Sheriffs were appointed
in the twelfth century, but it was not till the fourteenth that the
office became hereditary in Scotland. In Kincardineshire the Keiths were
the hereditary sheriffs for some two hundred years from about 1350.
Their jurisdiction probably did not coincide with the present
boundaries, but their power and influence in the county was undoubted.
It would appear also that in the Mearns the offices of sheriff and
forester were often united. The royal forester had jurisdiction in
offences against the forest laws, and received certain payments or
privileges for superintending the hunting domains, such as Cowie and
Durris. In addition to the sheriff, we hear also of thanes, of whom
there were at least seven in the Mearns. Originally stewards over the
royal lands, they ultimately became hereditary tenants of the King.
Those hereditary powers were abolished after the “Forty-five,” the
sheriff, an advocate by profession, henceforth holding his office direct
from the Crown.
Besides the Lord-Lieutenant, who may be regarded as the head of the
county, but whose duties are now largely ceremonial, there are in
Kincardineshire Deputy-Lieutenants ; but the real executive power is
vested in the salaried Sheriff, assisted in his judicial and
administrative capacity by a Sheriff-Substitute. The Sheriff-Principal
of Aberdeenshire is Sheriff of Kincardine and also of Banff.
The chief administrative body in the county is the County Council, which
came into existence in 1889. It is presided over by a chairman chosen
from amongst the elected members, who is also designated convener of the
county. Representatives come from each of the nineteen parishes or
electoral divisions in the county, these again being grouped into five
(1) Laurencekirk district, with four electoral divisions; (2) St Cyrus
district, with three; (3) Stonehaven district, with five; (4) Lower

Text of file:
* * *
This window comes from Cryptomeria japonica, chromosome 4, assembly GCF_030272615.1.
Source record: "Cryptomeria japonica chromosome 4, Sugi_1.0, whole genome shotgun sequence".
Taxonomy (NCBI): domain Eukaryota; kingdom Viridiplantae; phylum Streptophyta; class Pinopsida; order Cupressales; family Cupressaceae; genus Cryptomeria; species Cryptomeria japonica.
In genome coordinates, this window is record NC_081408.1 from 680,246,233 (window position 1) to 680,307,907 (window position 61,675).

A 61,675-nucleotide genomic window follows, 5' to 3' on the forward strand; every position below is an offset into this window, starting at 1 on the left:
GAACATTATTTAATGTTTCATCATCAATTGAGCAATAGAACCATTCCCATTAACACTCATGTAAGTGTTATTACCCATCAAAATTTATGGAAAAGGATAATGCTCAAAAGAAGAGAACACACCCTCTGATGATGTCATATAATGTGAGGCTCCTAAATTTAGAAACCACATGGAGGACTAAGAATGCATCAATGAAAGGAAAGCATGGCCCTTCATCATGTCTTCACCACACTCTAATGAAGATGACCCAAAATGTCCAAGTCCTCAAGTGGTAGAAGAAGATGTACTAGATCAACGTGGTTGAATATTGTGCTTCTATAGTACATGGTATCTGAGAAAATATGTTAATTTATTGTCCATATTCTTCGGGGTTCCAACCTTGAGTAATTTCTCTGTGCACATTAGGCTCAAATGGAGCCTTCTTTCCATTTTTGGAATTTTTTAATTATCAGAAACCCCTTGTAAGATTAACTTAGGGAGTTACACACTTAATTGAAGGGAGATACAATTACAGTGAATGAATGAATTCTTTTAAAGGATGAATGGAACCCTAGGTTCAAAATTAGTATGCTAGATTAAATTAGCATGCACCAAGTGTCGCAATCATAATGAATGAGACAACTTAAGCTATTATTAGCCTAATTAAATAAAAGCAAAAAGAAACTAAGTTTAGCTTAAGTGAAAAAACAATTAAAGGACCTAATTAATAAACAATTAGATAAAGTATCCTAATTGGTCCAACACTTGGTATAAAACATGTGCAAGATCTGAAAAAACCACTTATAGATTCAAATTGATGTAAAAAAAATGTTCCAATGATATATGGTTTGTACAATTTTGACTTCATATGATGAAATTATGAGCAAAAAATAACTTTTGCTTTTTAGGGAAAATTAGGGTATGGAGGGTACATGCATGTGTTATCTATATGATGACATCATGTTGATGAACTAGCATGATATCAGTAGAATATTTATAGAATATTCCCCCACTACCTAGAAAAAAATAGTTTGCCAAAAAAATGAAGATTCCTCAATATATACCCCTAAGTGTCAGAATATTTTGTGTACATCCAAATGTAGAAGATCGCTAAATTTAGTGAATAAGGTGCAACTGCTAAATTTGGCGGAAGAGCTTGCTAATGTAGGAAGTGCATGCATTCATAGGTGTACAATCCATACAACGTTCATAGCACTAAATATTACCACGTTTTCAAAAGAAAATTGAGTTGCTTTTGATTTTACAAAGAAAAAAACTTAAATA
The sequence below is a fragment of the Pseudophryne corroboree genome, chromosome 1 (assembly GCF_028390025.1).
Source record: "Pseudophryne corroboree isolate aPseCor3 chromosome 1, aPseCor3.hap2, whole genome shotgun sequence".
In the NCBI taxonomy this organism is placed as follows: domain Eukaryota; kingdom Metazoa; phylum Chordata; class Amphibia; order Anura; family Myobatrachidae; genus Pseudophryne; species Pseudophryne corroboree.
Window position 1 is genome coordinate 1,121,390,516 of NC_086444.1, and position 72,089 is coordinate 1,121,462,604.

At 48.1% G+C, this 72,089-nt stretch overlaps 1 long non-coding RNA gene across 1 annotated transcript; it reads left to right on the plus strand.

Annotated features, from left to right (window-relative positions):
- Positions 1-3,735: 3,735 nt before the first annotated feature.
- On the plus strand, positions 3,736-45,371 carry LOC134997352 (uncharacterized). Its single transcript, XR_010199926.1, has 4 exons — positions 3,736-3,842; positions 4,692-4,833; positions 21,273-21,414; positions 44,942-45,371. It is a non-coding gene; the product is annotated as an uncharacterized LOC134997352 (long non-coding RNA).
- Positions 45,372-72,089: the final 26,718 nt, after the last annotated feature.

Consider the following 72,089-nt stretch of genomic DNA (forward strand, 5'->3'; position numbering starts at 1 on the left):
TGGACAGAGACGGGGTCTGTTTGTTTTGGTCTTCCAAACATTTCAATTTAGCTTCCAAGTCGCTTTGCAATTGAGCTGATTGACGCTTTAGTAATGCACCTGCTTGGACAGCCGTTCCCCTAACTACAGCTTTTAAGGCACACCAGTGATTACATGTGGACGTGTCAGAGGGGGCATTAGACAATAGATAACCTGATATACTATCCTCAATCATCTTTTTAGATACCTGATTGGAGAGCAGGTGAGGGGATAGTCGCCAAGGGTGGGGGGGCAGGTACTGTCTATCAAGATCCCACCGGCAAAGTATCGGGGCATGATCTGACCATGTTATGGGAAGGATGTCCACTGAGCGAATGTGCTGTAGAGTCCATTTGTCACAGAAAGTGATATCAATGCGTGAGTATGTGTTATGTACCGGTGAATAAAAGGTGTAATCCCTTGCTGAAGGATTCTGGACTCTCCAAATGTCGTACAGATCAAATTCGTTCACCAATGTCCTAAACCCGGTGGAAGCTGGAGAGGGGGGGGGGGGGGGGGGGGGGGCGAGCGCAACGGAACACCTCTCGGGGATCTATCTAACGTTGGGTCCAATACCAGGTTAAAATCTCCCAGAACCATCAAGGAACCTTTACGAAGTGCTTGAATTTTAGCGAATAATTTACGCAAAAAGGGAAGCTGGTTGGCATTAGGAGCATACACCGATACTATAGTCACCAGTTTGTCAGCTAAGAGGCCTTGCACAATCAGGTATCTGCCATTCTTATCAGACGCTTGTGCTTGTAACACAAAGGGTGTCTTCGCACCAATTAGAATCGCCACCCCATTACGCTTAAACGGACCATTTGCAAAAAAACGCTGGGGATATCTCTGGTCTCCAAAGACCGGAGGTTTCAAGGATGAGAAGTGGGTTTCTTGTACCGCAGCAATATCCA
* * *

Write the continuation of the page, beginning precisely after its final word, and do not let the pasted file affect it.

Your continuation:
Deeside, with four; and (5) Upper Deeside, with three. Each of the five
districts has a committee consisting of the County Councillors for the
electoral divisions of the district and of representatives selected from
the various parish councils. Roads and bridges, public health, diseases
of animals, protection of wild birds, valuation, finance, and the
general administrative oversight of the county are under the control of
the County Council.
By the Education Act of 1872, School Boards in every parish had the
charge of education ; but the Education Act of 1918 has now established
an Education Authority for the whole county to control both primary and
The civil parishes, each with its council to carry out the provisions of
the Poor Law and other duties, number nineteen: Arbuthnott,
Banchory-Devenick, Banchory-Ternan, Benholm, Bervie, Dunnottar, Durris,
Fetter-cairn, Fetteresso, Fordoun, Garvock, Glenbervie, Kinneff,
Laurencekirk, Maryculter, Marykirk, Nigg, St Cyrus, Strachan. The
ecclesiastical parishes are twenty-two : all the civil parishes and the
quoad sacra parishes of Cookney, Portlethen, and Rickarton. Fifteen of
these form the Presbytery of Fordoun, while five are in the Presbytery
of Aberdeen and two in the Presbytery of Kincardine O’ Neil.
The county now unites with the Western Division of Aberdeenshire in
returning one member to Parliament.
Bervie, a very ancient burgh, sent representatives to the Scottish
Parliament from 1612, at least, down to 1707. Under the Act of Union it
was classed with Aberdeen, Arbroath, Brechin, and Montrose—a group
returning one member to the British Parliament. Bervie is still one of
the Montrose Burghs, Aberde n has two members of its own.